Atlanta Airport Shuts Down Wi-Fi Following Cyber Attack on City

Passengers are also being told that flight information on the airport website may not be accurate.

Following a cyber attack targeting the City of Atlanta’s network servers on Thursday, Hartsfield-Jackson Atlanta International Airport has temporarily shut down its Wi-Fi network and disabled parts of its website as a precaution. The ransomware attack, in which hackers block or hold data until a ransom is paid, is currently being investigated by the local authorities, along with the FBI, the Department of Homeland Security, and the Secret Service.

At Atlanta’s airport, the busiest in the world, Wi-Fi access was shut down at around 1 p.m. Thursday for security reasons—as of Friday afternoon, it still has not been restored. Sections of the airport’s website, including flight information, have been disabled and visitors to the site are greeted with a message reading: “We are currently experiencing website difficulties. Security line wait times and flight information may not be accurate.” The airport advises passengers to check information directly with their airline, through their own websites and apps. Flights haven’t been affected by the information outage. “While we aren’t directly affected by the cyberattack, we are being abundantly cautious and have taken these systems offline,” airport spokesperson Reese McCranie told Atlanta’s Channel 2 Action News. Hackers often use unsecured, public Wi-Fi networks as easy access points, as data transmitted is often unencrypted and unsecured.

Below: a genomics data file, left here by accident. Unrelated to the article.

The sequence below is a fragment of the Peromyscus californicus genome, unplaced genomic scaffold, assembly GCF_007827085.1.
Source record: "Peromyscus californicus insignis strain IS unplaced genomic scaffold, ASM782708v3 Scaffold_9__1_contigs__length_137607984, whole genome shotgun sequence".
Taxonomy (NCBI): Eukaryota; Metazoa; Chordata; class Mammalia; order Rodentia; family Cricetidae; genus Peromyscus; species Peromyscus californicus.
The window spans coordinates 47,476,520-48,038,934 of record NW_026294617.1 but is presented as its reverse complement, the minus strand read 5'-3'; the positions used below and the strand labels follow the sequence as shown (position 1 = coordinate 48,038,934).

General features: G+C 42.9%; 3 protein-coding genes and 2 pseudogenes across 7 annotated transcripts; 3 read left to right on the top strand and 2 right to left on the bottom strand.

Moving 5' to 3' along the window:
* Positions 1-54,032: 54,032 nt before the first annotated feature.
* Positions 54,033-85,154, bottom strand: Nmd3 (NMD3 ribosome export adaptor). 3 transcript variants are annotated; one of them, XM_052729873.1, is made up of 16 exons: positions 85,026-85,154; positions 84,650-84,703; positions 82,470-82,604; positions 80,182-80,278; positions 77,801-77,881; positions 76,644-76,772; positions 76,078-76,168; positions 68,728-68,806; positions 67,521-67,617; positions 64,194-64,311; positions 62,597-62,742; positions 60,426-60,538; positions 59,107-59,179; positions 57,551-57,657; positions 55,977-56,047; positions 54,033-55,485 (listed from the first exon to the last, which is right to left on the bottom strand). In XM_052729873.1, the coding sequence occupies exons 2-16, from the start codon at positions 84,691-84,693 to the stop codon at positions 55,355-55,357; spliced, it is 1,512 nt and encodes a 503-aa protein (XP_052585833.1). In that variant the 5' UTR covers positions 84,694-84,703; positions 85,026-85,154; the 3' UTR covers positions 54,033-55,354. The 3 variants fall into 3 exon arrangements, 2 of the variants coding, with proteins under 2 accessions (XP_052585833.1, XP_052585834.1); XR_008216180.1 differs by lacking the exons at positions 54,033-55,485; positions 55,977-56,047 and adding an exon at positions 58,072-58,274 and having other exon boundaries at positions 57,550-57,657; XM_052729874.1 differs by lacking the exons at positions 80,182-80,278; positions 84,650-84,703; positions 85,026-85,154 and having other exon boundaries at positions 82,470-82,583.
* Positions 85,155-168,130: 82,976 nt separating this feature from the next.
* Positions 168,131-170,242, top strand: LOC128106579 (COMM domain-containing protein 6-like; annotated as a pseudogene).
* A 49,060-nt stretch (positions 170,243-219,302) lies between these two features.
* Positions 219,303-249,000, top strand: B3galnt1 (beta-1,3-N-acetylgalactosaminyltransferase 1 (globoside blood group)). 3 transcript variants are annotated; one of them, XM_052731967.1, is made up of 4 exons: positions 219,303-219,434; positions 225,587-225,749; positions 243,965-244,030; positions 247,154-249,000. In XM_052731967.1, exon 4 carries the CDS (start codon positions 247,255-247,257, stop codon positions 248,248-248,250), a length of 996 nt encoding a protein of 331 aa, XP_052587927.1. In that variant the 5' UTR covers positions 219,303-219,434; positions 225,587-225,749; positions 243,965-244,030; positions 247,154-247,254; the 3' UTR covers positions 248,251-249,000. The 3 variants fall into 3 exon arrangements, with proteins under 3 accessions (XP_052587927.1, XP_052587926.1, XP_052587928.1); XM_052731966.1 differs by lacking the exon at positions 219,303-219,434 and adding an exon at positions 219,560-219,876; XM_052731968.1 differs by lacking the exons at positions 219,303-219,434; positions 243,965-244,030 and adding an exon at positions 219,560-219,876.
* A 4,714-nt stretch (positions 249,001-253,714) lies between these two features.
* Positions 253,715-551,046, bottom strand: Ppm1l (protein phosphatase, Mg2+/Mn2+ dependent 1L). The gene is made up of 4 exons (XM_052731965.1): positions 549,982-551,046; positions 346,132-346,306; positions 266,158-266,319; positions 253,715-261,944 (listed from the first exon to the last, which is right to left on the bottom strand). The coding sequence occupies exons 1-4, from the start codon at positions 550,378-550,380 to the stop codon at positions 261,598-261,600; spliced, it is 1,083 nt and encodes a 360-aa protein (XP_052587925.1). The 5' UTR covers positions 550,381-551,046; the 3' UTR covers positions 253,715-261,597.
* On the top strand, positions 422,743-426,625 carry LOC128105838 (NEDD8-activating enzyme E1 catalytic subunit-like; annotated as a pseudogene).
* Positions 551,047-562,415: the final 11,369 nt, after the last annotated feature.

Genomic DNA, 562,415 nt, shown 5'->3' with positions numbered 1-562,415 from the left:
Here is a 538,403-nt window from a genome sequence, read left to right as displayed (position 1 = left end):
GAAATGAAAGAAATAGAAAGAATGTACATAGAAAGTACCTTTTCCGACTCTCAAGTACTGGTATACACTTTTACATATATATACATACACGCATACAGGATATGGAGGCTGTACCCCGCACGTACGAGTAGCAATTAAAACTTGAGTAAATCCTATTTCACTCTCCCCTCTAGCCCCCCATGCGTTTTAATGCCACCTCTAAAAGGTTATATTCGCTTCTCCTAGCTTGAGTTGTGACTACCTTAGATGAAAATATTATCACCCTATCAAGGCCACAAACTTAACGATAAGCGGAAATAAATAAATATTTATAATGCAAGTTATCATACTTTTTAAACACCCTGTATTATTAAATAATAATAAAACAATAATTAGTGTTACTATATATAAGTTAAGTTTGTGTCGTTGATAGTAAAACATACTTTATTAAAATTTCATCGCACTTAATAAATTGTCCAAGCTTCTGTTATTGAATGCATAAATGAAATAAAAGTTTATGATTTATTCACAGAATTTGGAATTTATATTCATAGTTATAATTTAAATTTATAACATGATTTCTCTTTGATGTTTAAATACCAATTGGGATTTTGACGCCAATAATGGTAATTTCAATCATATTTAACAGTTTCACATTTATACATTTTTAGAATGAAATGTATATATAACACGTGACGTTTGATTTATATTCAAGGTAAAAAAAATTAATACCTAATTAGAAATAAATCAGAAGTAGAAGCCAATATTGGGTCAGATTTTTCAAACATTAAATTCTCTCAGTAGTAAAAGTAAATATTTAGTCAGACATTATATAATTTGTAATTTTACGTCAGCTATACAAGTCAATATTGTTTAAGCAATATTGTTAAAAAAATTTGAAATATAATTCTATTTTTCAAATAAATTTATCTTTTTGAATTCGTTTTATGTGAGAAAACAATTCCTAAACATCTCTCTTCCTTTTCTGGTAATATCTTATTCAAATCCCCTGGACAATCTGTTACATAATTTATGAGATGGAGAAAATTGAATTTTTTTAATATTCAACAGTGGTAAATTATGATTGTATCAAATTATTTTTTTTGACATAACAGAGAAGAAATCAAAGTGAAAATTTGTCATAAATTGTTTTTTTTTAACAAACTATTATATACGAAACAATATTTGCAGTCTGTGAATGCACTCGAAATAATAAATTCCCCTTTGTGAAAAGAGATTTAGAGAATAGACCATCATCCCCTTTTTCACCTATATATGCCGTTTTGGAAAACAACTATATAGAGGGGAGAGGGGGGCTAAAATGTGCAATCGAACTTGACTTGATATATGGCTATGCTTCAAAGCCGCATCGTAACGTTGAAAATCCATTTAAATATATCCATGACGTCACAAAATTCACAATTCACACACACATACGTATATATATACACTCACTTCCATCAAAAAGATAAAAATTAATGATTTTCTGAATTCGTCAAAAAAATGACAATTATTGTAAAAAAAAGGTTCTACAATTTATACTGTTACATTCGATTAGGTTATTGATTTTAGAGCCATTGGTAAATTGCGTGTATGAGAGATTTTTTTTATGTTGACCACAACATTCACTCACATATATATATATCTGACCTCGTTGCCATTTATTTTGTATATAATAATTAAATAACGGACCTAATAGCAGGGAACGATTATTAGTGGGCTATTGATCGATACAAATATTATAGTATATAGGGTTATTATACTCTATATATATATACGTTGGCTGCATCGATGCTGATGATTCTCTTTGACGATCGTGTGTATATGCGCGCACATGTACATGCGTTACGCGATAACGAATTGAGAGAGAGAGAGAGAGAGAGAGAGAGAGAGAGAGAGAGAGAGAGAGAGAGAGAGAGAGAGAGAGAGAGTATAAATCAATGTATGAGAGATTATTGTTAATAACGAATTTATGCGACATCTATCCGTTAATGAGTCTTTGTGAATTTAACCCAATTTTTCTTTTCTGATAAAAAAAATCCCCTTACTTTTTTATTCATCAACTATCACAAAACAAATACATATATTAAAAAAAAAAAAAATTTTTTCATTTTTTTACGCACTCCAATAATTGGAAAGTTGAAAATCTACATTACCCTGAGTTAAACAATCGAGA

The Atlanta Journal-Constitution reports that city employees coming to work on Friday morning were told not to turn on their computers or log in to their workstations. Authorities warned that anyone associated with the city, including those paying bills or carrying out other transactions with city offices, could be affected by the attack. They advised people in Atlanta to check that their bank accounts hadn’t been accessed by the ransomware. ““Because we don’t know, I think it would be appropriate for the public just to be vigilant in checking their accounts and making sure their credit agencies have also been notified,” Mayor Keisha Lance Bottoms said at a press conference on Thursday.

 

 

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